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Lucille Mulhall

American's First Cowgirl

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Article ©, written & submitted by Dr. Dorothy Frosch


Lucille Mulhall has been given many different titles.  Rodeo Queen, Queen of the Western Prairie, Queen of the Saddle, American's Greatest Horse Woman.   But there is no doubt that she was American's First Cowgirl.  In fact, Will Rogers wrote that Lucille's achievement in competition with cowboys was the 'direct start of what has since come to be known as the Cowgirl'.  He continued to write that 'there was no such a word up to then as Cowgirl.  Lucille Mulhall, was the first well known cowgirl'.1  She competed with 'real' cowboys-the range hardened cowboys accustomed to riding for days in the saddle; the cowboys who spent many hours branding cattle.
Her expert roping skills were a natural talent honed by the skills of another natural roper-Will Rogers.  She not only was an expert at using the lariat but she had a natural gift of working with horses.  She trained horses to respond to the roping of a steer as well as how to perform a number of what she called 'tricks'.  Her trained horses she called 'high schooled horses' and one was particularly famous-Governor.  She claimed her horse Governor, knew at least forty tricks.  He could pull off a man's coat and put it on again, could walk upstairs and down again, a difficult feat.  He could sit with his forelegs crossed, could lie down and do just about everything but talk.2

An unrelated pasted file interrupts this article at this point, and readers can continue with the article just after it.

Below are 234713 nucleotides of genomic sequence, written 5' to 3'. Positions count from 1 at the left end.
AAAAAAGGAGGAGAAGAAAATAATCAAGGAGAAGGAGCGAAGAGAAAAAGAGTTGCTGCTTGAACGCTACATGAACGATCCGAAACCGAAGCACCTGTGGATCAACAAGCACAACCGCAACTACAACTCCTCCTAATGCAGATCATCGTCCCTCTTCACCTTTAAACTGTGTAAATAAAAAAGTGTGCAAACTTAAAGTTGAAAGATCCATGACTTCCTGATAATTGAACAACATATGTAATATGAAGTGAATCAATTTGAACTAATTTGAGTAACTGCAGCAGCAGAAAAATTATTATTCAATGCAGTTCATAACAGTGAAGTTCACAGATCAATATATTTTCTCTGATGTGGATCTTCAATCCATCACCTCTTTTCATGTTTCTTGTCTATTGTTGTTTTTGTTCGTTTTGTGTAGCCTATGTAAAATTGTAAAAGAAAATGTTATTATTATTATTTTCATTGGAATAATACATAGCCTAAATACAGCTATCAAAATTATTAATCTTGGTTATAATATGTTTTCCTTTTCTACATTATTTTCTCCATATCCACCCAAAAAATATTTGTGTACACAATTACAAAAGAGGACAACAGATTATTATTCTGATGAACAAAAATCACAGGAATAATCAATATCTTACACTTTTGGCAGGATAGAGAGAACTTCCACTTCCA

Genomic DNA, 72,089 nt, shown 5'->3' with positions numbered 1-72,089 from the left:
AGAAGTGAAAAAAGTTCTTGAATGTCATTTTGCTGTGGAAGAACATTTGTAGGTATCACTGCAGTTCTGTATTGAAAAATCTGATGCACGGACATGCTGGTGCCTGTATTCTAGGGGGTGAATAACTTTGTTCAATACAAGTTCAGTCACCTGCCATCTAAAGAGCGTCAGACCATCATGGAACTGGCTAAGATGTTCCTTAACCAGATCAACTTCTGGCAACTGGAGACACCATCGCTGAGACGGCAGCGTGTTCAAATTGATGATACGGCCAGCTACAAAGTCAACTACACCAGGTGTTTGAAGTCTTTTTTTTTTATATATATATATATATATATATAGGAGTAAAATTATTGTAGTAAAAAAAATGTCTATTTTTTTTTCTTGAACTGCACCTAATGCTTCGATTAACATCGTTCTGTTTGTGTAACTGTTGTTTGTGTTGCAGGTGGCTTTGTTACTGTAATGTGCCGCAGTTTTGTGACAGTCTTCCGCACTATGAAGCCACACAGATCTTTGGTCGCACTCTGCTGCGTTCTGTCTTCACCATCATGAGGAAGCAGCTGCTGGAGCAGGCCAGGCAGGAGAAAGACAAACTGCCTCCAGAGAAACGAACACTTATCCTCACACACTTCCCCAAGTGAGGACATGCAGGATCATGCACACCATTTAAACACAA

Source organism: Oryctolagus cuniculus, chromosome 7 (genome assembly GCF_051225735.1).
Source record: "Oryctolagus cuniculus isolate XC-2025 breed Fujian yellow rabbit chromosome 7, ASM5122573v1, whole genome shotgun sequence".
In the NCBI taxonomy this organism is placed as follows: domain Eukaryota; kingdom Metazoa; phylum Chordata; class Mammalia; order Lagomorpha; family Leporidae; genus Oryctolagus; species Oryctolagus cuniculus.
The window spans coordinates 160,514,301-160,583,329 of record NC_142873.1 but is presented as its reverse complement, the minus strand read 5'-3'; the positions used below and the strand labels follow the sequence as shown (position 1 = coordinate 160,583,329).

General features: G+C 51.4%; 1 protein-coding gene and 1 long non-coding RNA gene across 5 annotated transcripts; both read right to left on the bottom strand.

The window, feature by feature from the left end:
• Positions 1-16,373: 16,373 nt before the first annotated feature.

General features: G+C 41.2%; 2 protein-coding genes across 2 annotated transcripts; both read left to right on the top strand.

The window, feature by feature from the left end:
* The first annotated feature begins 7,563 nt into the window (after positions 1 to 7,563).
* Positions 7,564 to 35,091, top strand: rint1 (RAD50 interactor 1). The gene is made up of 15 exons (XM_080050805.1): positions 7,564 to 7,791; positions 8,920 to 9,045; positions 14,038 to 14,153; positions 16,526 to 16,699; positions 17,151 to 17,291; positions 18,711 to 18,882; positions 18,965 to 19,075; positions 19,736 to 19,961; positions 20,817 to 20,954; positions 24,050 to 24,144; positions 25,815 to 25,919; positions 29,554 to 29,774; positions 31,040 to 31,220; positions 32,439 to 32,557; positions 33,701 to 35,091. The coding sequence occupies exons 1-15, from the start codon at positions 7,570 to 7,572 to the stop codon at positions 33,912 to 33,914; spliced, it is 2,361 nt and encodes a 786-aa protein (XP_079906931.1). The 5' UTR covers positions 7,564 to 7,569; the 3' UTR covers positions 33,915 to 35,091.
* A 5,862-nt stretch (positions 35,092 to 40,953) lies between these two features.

The place where the famous Mulhall family lived was the Mulhall Ranch, which was located fourteen miles north of Guthrie, Oklahoma, on highway 77.  The family ranch at one time encompassed 80,000 acres of land, much of which was unclaimed land.  In addition some land was leased.  The original ranch began with 160 acres claimed at the 1889 Oklahoma Land Opening. The Mulhall family operated their show and cattle business from this ranch and had many visitors.  Some of their famous visitors were President Theodore Roosevelt, Will Rogers, Tom Mix and even the outlaw Henry Starr.  Geronimo also was an admirer of Lucille's talent and gave her a beaded vest and a decorated Indian bow.
In competition she won a belt buckle, declaring her to be the World's Champion Lady Roper.  She won three solid gold medals in Texas for steer roping, a trophy for winning a Cutting Horse contest as well as many other medal, trophies and honors.  At the turn of the twentieth century Lucille Mulhall was American's greatest cowgirl.  At the turn of the twenty-first century her accomplishments are still to be greatly admired.

1.  An article by Will Rogers,   October 18, 1931  Headline:  "Rogers Mourns an Old Friend"

2.  Philadelphia Evening Item,   September 6, 1907  "Famous MULHALL Family a Sensation at      Keith's!"

© 2000-02 by Dr. Dorothy Frosch


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